However, only comparing price tags is a short-sighted argument. So, let’s dive into the value and benefits of a wool garment, which then lets the price tag look like a bargain.
More benefits from wool
We have already written several blog posts about the many benefits of wool such as breathability, moisture management, softness, durability, UV protection, biodegradability and more. You can read up on the different benefits of wool here and here. In summary, man-kind has tried many times to recreate a fibre such as wool from synthetic materials, but has never quite accomplished the whole set of benefits garments made of wool have to offer. This actually means that you get so many more benefits from a wool garment for a relatively higher price compared with garments made from other fibres.
Wool garments last longer and are used longer
One of wool’s benefits already mentioned above is durability. This means that garments made of wool last longer, and therefore you get more wears out of it. The longer you can use a product, the lower become its cost per use. A cheap t-shirt that you only wear twice as it then loses its shape has a higher cost than a slightly more expensive wool garment that you wear many times over.
Lower social and environmental costs
Over the past decades, fashion consumption has been focusing a lot on quick and efficient mass production to drive costs down while increasing the number of garments we purchase, also known as fast fashion. This has also led to all of us being price sensitive and wanting constantly new and cheap clothes. What was, however, forgotten in this calculation, is the cost to society and our environment that comes with this high consumption of cheaply produced clothes. The more garments we buy, the more we use up scarce resources such as water and energy and pollute our environment through the high use of toxic chemicals and filling up landfills with garments no longer in use. In addition, the high number of synthetic clothes shed microplastics that end up in our waterways and have a negative impact on wildlife as well as our health. All of these negative side effects of cheap clothes cost us money as a society, which we pay for with taxes or charity, trying to reverse the negative impacts from our consumption.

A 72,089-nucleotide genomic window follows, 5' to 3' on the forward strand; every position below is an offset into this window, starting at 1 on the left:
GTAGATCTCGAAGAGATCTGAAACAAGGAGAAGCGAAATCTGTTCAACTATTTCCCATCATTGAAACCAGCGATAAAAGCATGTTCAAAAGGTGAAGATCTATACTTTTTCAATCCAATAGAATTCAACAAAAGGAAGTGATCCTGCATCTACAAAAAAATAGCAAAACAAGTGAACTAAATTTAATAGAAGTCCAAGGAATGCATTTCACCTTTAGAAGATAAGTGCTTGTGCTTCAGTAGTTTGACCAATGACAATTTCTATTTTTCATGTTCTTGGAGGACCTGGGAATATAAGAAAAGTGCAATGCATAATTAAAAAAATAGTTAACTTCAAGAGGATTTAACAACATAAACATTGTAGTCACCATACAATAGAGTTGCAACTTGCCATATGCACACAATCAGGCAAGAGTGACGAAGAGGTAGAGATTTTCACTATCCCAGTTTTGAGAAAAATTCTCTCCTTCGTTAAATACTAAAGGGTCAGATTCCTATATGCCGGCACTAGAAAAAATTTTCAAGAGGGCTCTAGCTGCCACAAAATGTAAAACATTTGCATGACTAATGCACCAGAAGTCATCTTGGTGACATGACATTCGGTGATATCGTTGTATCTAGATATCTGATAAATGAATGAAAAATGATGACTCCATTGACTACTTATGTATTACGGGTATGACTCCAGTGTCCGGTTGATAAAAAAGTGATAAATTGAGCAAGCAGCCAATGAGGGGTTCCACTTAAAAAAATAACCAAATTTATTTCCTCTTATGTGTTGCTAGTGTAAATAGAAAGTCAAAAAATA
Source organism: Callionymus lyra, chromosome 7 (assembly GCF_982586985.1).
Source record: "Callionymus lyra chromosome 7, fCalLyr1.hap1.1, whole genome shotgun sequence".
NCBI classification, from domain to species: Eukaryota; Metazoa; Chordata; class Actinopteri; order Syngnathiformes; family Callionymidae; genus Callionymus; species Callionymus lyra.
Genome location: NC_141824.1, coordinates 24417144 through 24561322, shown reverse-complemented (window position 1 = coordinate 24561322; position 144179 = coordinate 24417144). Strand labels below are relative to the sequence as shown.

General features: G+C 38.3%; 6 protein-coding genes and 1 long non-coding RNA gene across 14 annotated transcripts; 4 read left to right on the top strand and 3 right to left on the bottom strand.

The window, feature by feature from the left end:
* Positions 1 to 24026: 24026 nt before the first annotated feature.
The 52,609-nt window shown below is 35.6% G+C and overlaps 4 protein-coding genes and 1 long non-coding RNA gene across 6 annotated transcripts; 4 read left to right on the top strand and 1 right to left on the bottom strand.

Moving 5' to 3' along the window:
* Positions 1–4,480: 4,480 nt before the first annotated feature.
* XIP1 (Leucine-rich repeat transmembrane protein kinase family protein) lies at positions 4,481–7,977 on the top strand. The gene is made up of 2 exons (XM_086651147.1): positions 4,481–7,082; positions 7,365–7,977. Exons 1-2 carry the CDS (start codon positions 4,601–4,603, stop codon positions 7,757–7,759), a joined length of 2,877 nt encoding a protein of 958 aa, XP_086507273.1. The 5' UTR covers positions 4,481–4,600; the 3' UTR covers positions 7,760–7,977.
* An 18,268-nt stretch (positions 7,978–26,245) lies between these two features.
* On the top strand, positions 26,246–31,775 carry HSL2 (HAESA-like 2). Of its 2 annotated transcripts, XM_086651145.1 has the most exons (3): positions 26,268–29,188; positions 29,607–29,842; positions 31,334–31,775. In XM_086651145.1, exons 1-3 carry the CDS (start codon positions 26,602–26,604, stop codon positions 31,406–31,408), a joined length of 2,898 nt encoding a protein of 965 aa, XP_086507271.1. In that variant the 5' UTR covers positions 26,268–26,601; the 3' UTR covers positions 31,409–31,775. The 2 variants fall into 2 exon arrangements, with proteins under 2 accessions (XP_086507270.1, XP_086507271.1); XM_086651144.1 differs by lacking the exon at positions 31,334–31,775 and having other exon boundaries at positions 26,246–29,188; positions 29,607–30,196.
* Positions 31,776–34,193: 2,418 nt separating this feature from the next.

In addition, sheep typically are reared in rural areas where there are large pastures for the sheep to roam freely. Sheep farming and wool growing, therefore, offers job opportunities in rural communities, allowing generations of families to stay connected to the land and continue making a living without having to move to large cities.
In the near future, a price tag of a garment will also need to reflect the impact the garment has on the environment and society. Wool garments may then actually be an even better bargain for your benefit as well as planet earth and humankind.
So, next time you look at the prices of our Core Merino products or any other wool products, change your perspective before making the judgment if the garment is too expensive by considering all the benefits and value it brings.